Under this proposed policy, our health centers would no longer be able to benefit from the 340B Drug Program that exists to support critical programs and lower the cost of prohibitively expensive prescription drugs for the health care safety net. The loss of revenue as a result of moving Managed Care Medicaid for pharmacy to the state’s existing fee-for-service program would be devastating — especially to rural communities where alternate care options are few and far between. Patients may have to travel substantial distances to access care. They also may lose access to the affordable care management, substance use disorder treatment, health education, dental services, and more that they’re accustomed to receiving. As a result, these patients will be less likely to have the resources and good health to contribute to work, family, and the local economy — a bad prescription for Michigan. Also, implementing a prescription drug carve-out would subject our patients to prescription drug payments that are typically waived under the current managed care environment.

The Michigan Health & Hospital Association urged DHHS in written comments to withdraw the proposal. “The proposed policy is not well-planned in terms of its potentially devastating financial impact on 340B hospitals, the potential to prevent some 340B hospitals from using their contract pharmacies at the time of implementation (which may be the only pharmacist available to certain hospitals in isolated areas of the state) and the move away from care coordination,” it said.

“If the intention of [the policy change] is to accrue outpatient prescription drug rebates to the state Medicaid program, the MHA believes this is potentially a direct threat to the discounted pricing the 340B hospitals currently access,” the group said. MHA noted that “the Medicaid fee-for-service (FFS) program technically does not allow for the use of contract pharmacies and the MHA is concerned that an unintended consequence of [the policy] would be the inability of 340B hospitals to provide outpatient prescription drugs through its contract pharmacy agreements.” It said, “removing the pharmacy benefit from the managed care system is a step back from the effort to move our healthcare design from volume and encounter-based to patient-centered and value based….Moving the prescription drug benefit out of the managed care program for the purposes of fiscal savings is shortsighted.”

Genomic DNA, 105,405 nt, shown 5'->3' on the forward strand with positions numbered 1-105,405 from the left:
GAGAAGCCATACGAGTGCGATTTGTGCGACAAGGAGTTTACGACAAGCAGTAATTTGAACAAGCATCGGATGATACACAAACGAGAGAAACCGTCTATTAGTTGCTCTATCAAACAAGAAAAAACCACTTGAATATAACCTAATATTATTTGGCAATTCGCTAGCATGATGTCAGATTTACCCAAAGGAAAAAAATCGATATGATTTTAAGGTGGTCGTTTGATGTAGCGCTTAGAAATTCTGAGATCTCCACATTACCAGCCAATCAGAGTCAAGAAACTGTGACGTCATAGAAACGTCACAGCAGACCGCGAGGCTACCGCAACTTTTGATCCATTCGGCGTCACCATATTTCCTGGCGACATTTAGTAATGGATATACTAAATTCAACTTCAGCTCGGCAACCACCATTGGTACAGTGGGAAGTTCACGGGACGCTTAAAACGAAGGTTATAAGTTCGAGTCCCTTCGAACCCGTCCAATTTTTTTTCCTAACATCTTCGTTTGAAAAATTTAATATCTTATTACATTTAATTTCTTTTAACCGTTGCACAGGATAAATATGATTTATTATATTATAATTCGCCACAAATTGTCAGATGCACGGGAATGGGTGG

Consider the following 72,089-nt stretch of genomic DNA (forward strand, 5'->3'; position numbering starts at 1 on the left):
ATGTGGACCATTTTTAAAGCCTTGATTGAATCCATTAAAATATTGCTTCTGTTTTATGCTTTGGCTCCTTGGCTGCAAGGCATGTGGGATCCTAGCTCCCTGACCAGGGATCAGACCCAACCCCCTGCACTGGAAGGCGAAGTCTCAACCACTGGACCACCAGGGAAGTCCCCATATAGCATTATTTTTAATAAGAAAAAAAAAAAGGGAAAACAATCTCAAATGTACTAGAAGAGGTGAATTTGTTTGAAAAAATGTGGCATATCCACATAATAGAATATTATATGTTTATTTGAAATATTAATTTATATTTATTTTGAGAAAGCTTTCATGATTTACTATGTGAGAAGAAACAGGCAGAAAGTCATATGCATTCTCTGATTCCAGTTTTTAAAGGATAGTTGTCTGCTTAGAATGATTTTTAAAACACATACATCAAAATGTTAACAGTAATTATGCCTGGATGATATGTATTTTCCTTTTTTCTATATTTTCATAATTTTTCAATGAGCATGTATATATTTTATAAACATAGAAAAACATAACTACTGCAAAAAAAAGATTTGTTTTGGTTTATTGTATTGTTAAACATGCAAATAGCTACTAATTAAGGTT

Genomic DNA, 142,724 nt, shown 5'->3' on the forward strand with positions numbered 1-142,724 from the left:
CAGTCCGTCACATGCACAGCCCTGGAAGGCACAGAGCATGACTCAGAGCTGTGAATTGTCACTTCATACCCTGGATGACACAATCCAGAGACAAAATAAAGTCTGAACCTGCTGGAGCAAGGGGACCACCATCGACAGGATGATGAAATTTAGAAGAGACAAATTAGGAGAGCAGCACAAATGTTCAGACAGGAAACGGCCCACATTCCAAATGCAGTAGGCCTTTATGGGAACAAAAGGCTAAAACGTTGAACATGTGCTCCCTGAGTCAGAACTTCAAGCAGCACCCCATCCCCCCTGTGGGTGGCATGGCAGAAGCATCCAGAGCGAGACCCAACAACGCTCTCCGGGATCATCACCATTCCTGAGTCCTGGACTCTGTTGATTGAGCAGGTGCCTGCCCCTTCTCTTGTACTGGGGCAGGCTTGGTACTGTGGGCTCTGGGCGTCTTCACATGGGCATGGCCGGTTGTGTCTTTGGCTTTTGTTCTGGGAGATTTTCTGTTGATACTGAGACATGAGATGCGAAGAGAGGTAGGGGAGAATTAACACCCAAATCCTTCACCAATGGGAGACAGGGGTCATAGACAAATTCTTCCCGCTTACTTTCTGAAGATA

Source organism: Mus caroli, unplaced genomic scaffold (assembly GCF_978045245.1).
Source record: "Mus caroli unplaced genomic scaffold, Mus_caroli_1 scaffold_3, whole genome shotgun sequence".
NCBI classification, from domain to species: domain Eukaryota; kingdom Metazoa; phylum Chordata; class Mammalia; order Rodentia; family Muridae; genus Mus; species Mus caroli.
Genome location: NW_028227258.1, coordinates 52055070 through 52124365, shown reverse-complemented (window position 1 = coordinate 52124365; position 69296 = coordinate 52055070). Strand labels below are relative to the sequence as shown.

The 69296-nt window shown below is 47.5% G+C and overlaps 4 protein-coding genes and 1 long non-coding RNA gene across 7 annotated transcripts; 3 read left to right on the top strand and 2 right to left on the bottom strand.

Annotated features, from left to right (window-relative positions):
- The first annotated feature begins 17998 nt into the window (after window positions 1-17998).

Update: GAO Report on 340B Hospital Eligibility

The Government Accountability Office’s recent finding that some hospitals may get 340B drug discounts for which they are ineligible due to weak federal oversight is “alarming,” Pharmaceutical Research and Manufacturers of America (PhRMA) says in a Jan. 14 blog post.

“There are far too many hospitals participating in 340B simply to abuse the program in order to generate additional revenue, and vulnerable, low-income patients are the ones paying the price,” PhRMA says. “Many of these same hospitals use questionable billing practices that target poor and needy patients....Enough is enough. Lawmakers need to take action and stop patients from getting caught in profit-driven hospital practices. HRSA could start by reviewing the six recommendations GAO made in their new report.”

In a Jan. 13 blog post, McDermott Will & Emery attorneys Emily Cook, Drew Elizabeth McCormick, and Steven Schnelle took a deep dive into both the Jan. 10 GAO report and CMS’s Jan. 8 guidance on avoiding 340B duplicate discounts in Medicaid. “After a relatively quiet 2019, 340B Covered Entities should be prepared for increased scrutiny, oversight and the potential for additional 340B Program compliance requirements in 2020,” they warn.

Inside Health Policy (subscription required) and RevCycle Intelligence covered the GAO report.

Tweets of Note

@340BHealth: Why #Protect340B? For underserved patients and the hospitals who step up to care for them, #340B is an essential part of the health care safety net. Watch this video to learn more.

@DrugChannels:  More #340B shenanigans: #PBMs allegedly use "discriminatory contracting" to profit from #340B drug discount program in Ohio https://drugch.nl/2NvD7UH

@DispatchAlerts @CCandisky The #340B program is an out-of-control mess and needs to be modernized. Why is that controversial?

@jayrgulley: (Reply to @DrugChannels) Adam, sincere question here...What’s more out of control, is it #340B or is it the #PBM ?

@DrugChannels: Ugh. Almost 1,700 #340B #hospitals are supposed to serve low-income individuals ... But @USGAO finds that @HRSAgov has lax oversight & can't ensure compliance 🙄 https://drugch.nl/2u5WFYM So, how many ineligible #hospitals profit from #340B?

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@340BHealth: .@KFF found that #uninsured patients are the most likely patients to delay or forego care or medication use due to the cost. #340B works to help patients access the care and treatments they need for free or at a significant discount. https://bit.ly/2NiHgeK #Protect340B

@DrugChannels: Via @IncidentalEcon: Critical look #hospitals' weak and inadequate "community benefit" obligations https://drugch.nl/2uoHTNb @joerianatalie #340B BTW, suing indigent and uninsured patients is not an obligation. #justsayin

@340BHealth: Have you heard that academic researchers concluded #340B savings represent less than one percent of net operating revenue for participating safety-net hospitals? The program is small but mighty! https://bit.ly/2Nf7cHQ #Protect340B

@HIV_Insight: The ABCs of 340B: A 101 Webinar on the 340B Drug Discount Program

@HubertZajicek: Average markup of specialty medicines at hospitals is 500% - up to 1000%? While acquired at a discount (340B)...unsustainable #JPMHC20

@WWFHTX: Per @BRGexpert report, the amount pharmacies and other health care providers retained on the sale of brand #medicines nearly doubled between 2013 and 2018 from $24.7B to $48.6B. This trend was primarily driven by unprecedented expansion in the #340B drug pricing program.

@PopovianPharmD: And there is gambling going on in Las Vegas! New GAO report: Some hospitals participating in 340B may not be eligible for the program https://t.co/H5AEgXXBMn?amp=1